Celiac disease awareness has taken off in recent years thanks to a “gluten free” trend that has been firing up for some time. For those unlucky enough to suffer from celiac disease (who eat gluten free because they have to, not because they want to give it a try) there are quite a few harsh realities they face.
Celiac disease is an autoimmune disease, which means that your body attacks itself for no good reason — in the case of celiac disease, when you ingest gluten, it causes your body to destroy the villi that line your stomach and small intestine. The villi are important because they allow you to absorb important nutrients, and if they’re damaged, it results in all sorts of terrible things. Stomach pain is the most common symptom, but it doesn’t end there — it can cause joint and muscle pain, mouth sores, weight loss, bloating, menstrual issues and other terrible things. It can also totally mess up your bathroom habits, which is no fun at all.
It can take awhile to get diagnosed
This is less of a problem now than it was even a handful of years ago, but due to symptoms that mimic many other diseases and conditions, it can take awhile for a celiac screening panel to get ordered.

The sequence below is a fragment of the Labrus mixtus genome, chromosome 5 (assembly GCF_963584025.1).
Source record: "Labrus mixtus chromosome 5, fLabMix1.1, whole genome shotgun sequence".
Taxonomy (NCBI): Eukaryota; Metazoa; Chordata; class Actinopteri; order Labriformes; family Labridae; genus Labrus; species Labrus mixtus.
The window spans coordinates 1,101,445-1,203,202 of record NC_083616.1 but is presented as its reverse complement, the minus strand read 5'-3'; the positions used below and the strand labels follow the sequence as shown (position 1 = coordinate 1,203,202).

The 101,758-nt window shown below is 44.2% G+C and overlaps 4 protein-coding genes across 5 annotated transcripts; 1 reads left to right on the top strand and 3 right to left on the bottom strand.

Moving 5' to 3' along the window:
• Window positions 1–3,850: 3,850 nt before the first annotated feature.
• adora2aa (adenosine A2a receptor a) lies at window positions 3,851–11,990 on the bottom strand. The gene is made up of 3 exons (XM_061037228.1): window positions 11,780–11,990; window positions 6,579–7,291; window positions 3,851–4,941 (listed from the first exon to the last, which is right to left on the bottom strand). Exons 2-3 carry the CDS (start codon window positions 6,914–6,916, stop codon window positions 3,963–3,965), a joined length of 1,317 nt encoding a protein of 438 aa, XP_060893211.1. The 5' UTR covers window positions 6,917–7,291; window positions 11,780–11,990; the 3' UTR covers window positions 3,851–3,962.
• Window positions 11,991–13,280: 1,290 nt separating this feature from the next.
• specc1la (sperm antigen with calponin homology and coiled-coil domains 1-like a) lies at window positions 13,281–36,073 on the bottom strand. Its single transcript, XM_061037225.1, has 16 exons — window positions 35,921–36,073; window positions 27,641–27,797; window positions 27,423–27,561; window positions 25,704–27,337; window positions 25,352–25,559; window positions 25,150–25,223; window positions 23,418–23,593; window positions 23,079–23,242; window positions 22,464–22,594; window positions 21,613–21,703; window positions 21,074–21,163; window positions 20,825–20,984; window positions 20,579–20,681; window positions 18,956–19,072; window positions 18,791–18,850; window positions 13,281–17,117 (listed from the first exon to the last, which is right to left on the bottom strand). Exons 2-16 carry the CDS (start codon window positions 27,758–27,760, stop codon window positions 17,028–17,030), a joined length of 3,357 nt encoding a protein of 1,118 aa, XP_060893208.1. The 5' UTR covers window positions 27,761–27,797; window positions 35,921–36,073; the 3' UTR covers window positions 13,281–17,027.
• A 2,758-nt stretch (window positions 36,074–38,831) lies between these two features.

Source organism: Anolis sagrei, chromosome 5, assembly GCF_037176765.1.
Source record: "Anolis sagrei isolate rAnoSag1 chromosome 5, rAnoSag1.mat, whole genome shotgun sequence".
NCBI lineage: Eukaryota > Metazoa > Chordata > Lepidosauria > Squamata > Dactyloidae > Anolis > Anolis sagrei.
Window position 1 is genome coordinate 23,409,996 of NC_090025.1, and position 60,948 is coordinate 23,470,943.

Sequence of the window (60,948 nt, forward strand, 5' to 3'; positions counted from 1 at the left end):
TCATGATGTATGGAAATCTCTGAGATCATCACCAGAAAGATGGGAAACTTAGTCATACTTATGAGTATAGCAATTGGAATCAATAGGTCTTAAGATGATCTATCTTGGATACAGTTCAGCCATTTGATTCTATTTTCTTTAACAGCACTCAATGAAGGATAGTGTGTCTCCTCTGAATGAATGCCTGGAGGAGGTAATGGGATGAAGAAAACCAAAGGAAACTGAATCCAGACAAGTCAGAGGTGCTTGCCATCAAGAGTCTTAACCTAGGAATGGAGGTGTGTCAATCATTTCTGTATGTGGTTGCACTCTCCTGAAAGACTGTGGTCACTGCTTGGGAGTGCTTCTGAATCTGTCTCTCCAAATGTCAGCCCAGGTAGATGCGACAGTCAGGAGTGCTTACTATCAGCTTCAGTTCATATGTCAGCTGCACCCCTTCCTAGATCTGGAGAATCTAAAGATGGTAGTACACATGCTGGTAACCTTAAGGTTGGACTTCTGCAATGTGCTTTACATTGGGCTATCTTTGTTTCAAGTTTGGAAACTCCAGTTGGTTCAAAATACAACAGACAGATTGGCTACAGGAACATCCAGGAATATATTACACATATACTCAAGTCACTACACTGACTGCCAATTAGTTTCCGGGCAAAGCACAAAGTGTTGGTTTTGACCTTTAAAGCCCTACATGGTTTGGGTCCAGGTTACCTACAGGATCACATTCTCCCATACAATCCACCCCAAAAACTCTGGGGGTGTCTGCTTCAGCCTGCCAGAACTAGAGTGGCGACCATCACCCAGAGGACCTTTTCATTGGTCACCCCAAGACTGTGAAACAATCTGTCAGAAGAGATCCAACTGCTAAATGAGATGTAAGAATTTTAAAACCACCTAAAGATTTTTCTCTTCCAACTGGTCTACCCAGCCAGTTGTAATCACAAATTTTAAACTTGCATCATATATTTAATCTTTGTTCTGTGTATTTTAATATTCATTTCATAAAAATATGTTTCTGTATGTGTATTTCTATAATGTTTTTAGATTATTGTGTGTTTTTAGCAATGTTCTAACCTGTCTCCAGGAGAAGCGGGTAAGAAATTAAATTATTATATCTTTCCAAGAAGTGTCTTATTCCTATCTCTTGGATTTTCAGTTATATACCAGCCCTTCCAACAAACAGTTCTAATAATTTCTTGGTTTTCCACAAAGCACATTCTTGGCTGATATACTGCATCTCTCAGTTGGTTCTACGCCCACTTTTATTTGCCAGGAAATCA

You have to have a biopsy
Blood screening tests can indicate whether you likely have celiac disease or not, but the only 100% certain way to diagnose you is to put you under light anesthesia, put a scope down your throat and take several biopsies of your stomach and small intestine. Fortunately it sounds scarier than it really is, and most people find it to not be a huge deal.
Eating out is a huge risk
Many restaurants have jumped on the gluten-free bandwagon, but it’s super hard to trust that they can make your food without accidentally cross contaminating it. Seriously, just a wee smidgen of a crumb can send you into a gluten-induced hell. Some celiacs decide it’s too big a risk to take, or stick to eateries that are 100% gluten free.
Sometimes people are clueless
Those who don’t have to eat a special diet for health reasons sometimes have a hard time understanding the seriousness of the disease. This can be compounded by those who have gone gluten free for other reasons (like they hope it will help them lose weight) — these folks don’t have to be as strict as you do, so someone might not think it’s a big deal to serve you a salad, minus the croutons they just picked off it. Spoiler alert — it’s a big, messy, painful deal.
Fortunately, the news is not all terrible! Once you get diagnosed and get a handle on the ins and outs of eating gluten free, it’s a huge relief to be able to totally control a disease by diet alone. Once you remove gluten from your diet, your gut will heal and you will start feeling human again.